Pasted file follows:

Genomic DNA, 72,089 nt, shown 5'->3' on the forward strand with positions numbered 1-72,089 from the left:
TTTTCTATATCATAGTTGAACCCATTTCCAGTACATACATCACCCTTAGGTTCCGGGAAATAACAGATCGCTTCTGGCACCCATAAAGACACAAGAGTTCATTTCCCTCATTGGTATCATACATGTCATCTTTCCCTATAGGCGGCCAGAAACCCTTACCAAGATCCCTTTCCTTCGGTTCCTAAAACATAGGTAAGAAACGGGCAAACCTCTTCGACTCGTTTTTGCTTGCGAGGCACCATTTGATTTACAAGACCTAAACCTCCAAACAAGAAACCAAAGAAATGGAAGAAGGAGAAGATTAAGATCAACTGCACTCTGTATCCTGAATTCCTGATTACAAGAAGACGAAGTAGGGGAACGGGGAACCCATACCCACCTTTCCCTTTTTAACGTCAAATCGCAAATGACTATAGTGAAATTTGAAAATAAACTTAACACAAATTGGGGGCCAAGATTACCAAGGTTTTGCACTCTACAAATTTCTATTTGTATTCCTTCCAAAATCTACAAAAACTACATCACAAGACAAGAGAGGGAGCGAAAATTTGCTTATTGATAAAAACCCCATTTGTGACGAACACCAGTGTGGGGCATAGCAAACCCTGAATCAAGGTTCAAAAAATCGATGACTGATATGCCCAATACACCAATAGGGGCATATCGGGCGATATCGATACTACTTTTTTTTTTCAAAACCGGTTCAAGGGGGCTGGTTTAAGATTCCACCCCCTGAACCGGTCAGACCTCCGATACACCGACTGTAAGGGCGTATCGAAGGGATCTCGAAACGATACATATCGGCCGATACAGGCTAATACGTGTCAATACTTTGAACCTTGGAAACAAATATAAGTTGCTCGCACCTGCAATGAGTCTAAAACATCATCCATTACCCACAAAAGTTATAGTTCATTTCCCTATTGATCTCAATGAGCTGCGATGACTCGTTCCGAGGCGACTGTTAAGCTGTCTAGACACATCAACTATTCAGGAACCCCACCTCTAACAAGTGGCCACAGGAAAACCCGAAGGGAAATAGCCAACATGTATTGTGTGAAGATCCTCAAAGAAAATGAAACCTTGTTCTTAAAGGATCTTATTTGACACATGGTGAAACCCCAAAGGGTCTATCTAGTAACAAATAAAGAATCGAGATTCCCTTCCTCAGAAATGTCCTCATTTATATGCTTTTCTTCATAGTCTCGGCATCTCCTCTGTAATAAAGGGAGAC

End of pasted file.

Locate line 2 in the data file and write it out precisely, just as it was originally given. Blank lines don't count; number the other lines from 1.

TTTTCTATATCATAGTTGAACCCATTTCCAGTACATACATCACCCTTAGGTTCCGGGAAATAACAGATCGCTTCTGGCACCCATAAAGACACAAGAGTTCATTTCCCTCATTGGTATCATACATGTCATCTTTCCCTATAGGCGGCCAGAAACCCTTACCAAGATCCCTTTCCTTCGGTTCCTAAAACATAGGTAAGAAACGGGCAAACCTCTTCGACTCGTTTTTGCTTGCGAGGCACCATTTGATTTACAAGACCTAAACCTCCAAACAAGAAACCAAAGAAATGGAAGAAGGAGAAGATTAAGATCAACTGCACTCTGTATCCTGAATTCCTGATTACAAGAAGACGAAGTAGGGGAACGGGGAACCCATACCCACCTTTCCCTTTTTAACGTCAAATCGCAAATGACTATAGTGAAATTTGAAAATAAACTTAACACAAATTGGGGGCCAAGATTACCAAGGTTTTGCACTCTACAAATTTCTATTTGTATTCCTTCCAAAATCTACAAAAACTACATCACAAGACAAGAGAGGGAGCGAAAATTTGCTTATTGATAAAAACCCCATTTGTGACGAACACCAGTGTGGGGCATAGCAAACCCTGAATCAAGGTTCAAAAAATCGATGACTGATATGCCCAATACACCAATAGGGGCATATCGGGCGATATCGATACTACTTTTTTTTTTCAAAACCGGTTCAAGGGGGCTGGTTTAAGATTCCACCCCCTGAACCGGTCAGACCTCCGATACACCGACTGTAAGGGCGTATCGAAGGGATCTCGAAACGATACATATCGGCCGATACAGGCTAATACGTGTCAATACTTTGAACCTTGGAAACAAATATAAGTTGCTCGCACCTGCAATGAGTCTAAAACATCATCCATTACCCACAAAAGTTATAGTTCATTTCCCTATTGATCTCAATGAGCTGCGATGACTCGTTCCGAGGCGACTGTTAAGCTGTCTAGACACATCAACTATTCAGGAACCCCACCTCTAACAAGTGGCCACAGGAAAACCCGAAGGGAAATAGCCAACATGTATTGTGTGAAGATCCTCAAAGAAAATGAAACCTTGTTCTTAAAGGATCTTATTTGACACATGGTGAAACCCCAAAGGGTCTATCTAGTAACAAATAAAGAATCGAGATTCCCTTCCTCAGAAATGTCCTCATTTATATGCTTTTCTTCATAGTCTCGGCATCTCCTCTGTAATAAAGGGAGAC